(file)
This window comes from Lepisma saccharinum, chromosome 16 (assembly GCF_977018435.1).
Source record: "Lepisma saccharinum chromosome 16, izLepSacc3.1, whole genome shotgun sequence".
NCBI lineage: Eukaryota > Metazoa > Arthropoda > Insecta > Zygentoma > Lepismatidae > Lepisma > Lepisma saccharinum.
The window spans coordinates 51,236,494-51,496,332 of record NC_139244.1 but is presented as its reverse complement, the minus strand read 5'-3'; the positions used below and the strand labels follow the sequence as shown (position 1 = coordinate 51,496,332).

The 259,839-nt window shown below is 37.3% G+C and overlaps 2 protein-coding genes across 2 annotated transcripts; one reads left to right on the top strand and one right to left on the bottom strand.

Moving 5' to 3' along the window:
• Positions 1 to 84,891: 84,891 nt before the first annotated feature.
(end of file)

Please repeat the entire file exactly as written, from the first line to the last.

This window comes from Lepisma saccharinum, chromosome 16 (assembly GCF_977018435.1).
Source record: "Lepisma saccharinum chromosome 16, izLepSacc3.1, whole genome shotgun sequence".
NCBI lineage: Eukaryota > Metazoa > Arthropoda > Insecta > Zygentoma > Lepismatidae > Lepisma > Lepisma saccharinum.
The window spans coordinates 51,236,494-51,496,332 of record NC_139244.1 but is presented as its reverse complement, the minus strand read 5'-3'; the positions used below and the strand labels follow the sequence as shown (position 1 = coordinate 51,496,332).

The 259,839-nt window shown below is 37.3% G+C and overlaps 2 protein-coding genes across 2 annotated transcripts; one reads left to right on the top strand and one right to left on the bottom strand.

Moving 5' to 3' along the window:
• Positions 1 to 84,891: 84,891 nt before the first annotated feature.